The process whereby developers and their financiers build multi-unit buildings and, instead of selling the units, retain them to rent to tenant households. Rents may be set at market rates or, for affordable housing, an appropriate discount to market rents could be offered with appropriate government support to make up the funding gap.

Built form

An architecture and planning term referring to the shape and configuration of buildings.


Capital gains tax (CGT)

The tax paid to government on the profit received when a property is sold for more than it cost to buy. In Australia, CGT is paid on investment properties and not on a taxpayer’s primary residence property. In addition, if the property had been owned by an investor for more than 12 months, only 50 per cent of the nominal capital gain (i.e. after allowing for associated costs that weren’t otherwise claimable) is included as assessable income to be taxed at the individual’s rate of taxation. This tax discount encourages investors to buy houses to get capital gains benefits rather than rental yield that, like money earned from a bank deposit or as dividends from shares, is taxed at 100 per cent of the investor's rate of income tax.

Case management

A service delivery approach now widely adopted in diverse settings in the human services and health sectors. The Case Management Society of Australia uses the following definition of case management: ‘Case management is a collaborative process of assessment, planning, facilitation and advocacy for options and services to meet an individual’s holistic needs through communication and available resources to promote quality cost-effective outcomes.’

Circular economy

An economic system that calls for production and consumption processes to function within a closed environmentally sustainable loop whereby the lifecycle of the product is extended. The concept of a circular economy typically draws on the following principles: reduction, reuse, recycling, and recovery of materials. The objective is to achieve sustainable development based on environmental quality, economic prosperity and social and intergenerational equity.

City Deal

A strategic place-based intervention facilitated by formal partnership agreements between the different levels of government (Commonwealth, state and local), the private sector and local communities. In Australia, City Deals are initiated by the Commonwealth government and typically involve a 10- to 15-year commitment. Their main function is to facilitate urban transformation and stimulate economic investment in infrastructure and other urban facilities.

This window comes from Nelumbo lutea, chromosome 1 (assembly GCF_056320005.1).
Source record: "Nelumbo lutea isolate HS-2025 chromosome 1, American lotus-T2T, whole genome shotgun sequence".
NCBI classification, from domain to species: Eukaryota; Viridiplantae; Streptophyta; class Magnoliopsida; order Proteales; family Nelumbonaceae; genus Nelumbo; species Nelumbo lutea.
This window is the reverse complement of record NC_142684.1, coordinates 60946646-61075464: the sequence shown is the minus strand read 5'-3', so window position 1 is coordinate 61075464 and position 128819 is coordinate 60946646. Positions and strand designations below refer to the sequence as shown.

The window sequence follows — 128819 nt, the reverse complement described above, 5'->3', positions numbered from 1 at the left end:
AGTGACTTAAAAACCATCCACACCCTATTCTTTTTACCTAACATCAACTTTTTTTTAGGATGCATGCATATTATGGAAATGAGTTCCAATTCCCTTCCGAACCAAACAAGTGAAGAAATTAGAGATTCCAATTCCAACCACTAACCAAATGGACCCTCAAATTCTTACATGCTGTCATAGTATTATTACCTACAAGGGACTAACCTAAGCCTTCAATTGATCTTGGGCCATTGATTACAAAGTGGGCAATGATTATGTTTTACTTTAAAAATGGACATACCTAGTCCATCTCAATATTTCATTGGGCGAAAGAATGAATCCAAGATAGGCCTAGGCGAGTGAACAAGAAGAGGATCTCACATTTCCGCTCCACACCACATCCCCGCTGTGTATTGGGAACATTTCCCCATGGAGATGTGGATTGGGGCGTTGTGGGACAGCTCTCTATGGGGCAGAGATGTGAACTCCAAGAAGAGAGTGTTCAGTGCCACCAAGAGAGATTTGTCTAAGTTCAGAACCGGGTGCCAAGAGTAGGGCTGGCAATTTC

A community of homes with shared common facilities that are managed and maintained by community members.

Common Ground

A supportive housing model that integrates housing with on-site support services in a congregate setting. The target cohort of Common Ground projects are people with experience of chronic homelessness that have high and complex needs and low-income households. Housing and support provision are informed by Housing First principles, including access to permanent housing for tenants, supporting them to maintain their tenancy and address their support needs. Engagement with services is voluntary and not a condition of tenancy.

Commonwealth Rent Assistance (CRA)

A non-taxable income supplement paid by the Commonwealth Government to eligible people who rent in the private rental market or community housing. It is available to renters who receive a social security payment (more than the base rate of Family Tax Benefit Part A), a service pension or income support supplement. CRA is calculated at the rate of 75 cents for every dollar of rent payable above the rent threshold until the maximum threshold rate of payment is reached. Rent thresholds and maximum rates vary according to family situation and the number of children.